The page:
Configuration Files



Feel free to read Example Configurations before you read this document. You probably won’t need 95% of what’s written here.


The primary way of configuring Bacsy is by writing a set of human readable files in a format called Cascading Configuration File, or CCF. A Cascading Configuration File is a normal INI file, with some added semantical meaning.

A Cascading Configuration File will contain a number of sections, each of which start with

[ sectionName ]

where sectionName is some arbitrary string. A section ends when another section starts or the file ends. Each of these sections will contain a number of assignments that look like this:

key = some value

For example:

[ global ]
Priority = 6
HostIdentification = IX_XUBUNTU

This fragment defines a section global, which contains two keys Priority and HostIdentification. The key Priority in section global will then correspond to a value 6, and the key HostIdentification will correspond to a value IX_XUBUNTU.

Keys, section names and values are all case sensitive. Spaces may occur in values.

Array Keys

If a key ends in [], this key can be defined multiple times in the same section. When more than one value is assigned to this key, the key will correspond to a list of all values assigned to that key in that section. For example:

Include[] = /home/ives
Include[] = /home/naomi

is used to include both /home/ives and /home/naomi.


Keys by the names of Include[] and Include are unrelated. Only defining Include[] once is not equivalent with defining Include.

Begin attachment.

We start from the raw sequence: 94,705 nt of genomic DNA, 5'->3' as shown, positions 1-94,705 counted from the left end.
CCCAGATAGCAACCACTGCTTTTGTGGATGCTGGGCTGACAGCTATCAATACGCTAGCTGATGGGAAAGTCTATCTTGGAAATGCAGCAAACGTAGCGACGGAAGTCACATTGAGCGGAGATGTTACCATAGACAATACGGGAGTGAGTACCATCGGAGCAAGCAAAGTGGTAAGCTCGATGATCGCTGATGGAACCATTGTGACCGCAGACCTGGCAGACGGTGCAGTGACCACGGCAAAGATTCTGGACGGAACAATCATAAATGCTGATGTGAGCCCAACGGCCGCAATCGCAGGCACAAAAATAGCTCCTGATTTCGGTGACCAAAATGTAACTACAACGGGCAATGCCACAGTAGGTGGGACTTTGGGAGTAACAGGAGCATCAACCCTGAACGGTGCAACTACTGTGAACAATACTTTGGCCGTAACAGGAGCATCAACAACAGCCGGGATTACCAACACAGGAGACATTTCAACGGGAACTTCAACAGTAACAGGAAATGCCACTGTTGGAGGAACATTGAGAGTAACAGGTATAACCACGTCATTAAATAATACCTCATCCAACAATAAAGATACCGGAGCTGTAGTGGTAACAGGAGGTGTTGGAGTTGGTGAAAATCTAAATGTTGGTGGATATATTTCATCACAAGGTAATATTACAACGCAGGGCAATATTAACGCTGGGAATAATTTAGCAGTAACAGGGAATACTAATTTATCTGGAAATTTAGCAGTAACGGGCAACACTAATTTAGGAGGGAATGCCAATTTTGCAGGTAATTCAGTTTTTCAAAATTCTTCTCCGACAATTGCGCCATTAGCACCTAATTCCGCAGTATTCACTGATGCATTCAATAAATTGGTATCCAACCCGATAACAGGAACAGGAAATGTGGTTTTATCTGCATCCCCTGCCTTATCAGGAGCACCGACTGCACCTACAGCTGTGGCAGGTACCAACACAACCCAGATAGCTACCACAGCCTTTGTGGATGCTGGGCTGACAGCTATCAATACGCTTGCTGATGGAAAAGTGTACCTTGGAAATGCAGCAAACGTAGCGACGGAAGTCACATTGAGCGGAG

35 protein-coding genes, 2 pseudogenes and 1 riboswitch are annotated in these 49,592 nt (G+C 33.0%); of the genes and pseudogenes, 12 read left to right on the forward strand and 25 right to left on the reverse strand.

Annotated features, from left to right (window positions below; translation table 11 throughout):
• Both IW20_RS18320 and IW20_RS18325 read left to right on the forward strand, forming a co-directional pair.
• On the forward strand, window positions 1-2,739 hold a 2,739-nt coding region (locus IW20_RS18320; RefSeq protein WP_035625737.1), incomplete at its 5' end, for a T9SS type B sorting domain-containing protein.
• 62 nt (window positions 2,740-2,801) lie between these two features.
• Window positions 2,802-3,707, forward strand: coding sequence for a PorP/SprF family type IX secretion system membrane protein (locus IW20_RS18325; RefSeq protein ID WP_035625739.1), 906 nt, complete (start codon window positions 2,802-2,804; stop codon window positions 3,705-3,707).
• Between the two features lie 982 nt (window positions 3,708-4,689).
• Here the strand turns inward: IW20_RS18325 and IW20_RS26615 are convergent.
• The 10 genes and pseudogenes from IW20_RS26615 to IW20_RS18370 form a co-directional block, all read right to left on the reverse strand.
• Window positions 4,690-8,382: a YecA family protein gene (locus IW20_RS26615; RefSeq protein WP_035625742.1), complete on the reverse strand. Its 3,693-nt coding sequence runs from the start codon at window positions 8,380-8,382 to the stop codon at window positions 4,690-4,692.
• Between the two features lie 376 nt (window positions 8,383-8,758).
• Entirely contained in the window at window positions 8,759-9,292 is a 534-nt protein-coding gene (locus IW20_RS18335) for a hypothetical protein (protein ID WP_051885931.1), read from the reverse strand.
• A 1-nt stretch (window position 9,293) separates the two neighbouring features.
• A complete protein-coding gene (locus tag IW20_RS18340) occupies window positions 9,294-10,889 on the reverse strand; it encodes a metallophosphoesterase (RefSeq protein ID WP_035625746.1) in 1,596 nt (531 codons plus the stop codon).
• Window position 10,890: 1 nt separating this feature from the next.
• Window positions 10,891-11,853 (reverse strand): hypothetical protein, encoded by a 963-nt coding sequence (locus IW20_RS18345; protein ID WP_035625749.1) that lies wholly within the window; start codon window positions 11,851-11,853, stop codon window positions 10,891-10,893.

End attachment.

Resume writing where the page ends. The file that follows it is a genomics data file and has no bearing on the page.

All lines that start with a # or a ; character will be ignored.

The Cascading Part

Each CCF may have a section called global. When such a section exists, all key-value pairs defined in this section are inherited by every section that is defined in that file. When that same key is defined in a section other than the global section, it overrides the value that was given to it in section global.

For example, if you would like to set the default priority for all sources to 3, you’d write something like:

[ global ]
Priority = 3

[ firstSource ]
Include[] = /home/ives
Exclude[] = *.bak

[ anotherSource ]
Priority = 4

In this example, firstSource will have priority of 3, and anotherSource will have a priority of 4 (because the inherited value of 3 was overwritten.

Configuration Files

The following configuration files exist in the directory .bacsy.

This file contains all information relating to the data sources for which backups should be generated.
This file contains all information relating to the data stores present on the current system.


Every section name, except for global (which is optional), defines a new data source. Source names obviously have to be unique. Each source may, but is not required to, contain the following keys:


Default Value: (not defined)

Semantics: Each time this key is defined, the associated value is a single directory or file. This directory (and all its descendants) or file will be backed up when the source is run, unless it matches one or more exclude rules. If the include is a directory, that directory does not match any exclude, but one of its descendants does, only that descendant will be excluded.

Example 1:

Include[] = /home/ives
Include[] = /home/naomi/
Include[] = /home/john/.bashrc

This example will include two directories, /home/ives and /home/naomi/, and also a single file /home/john/.bashrc.


Default Value: (not defined)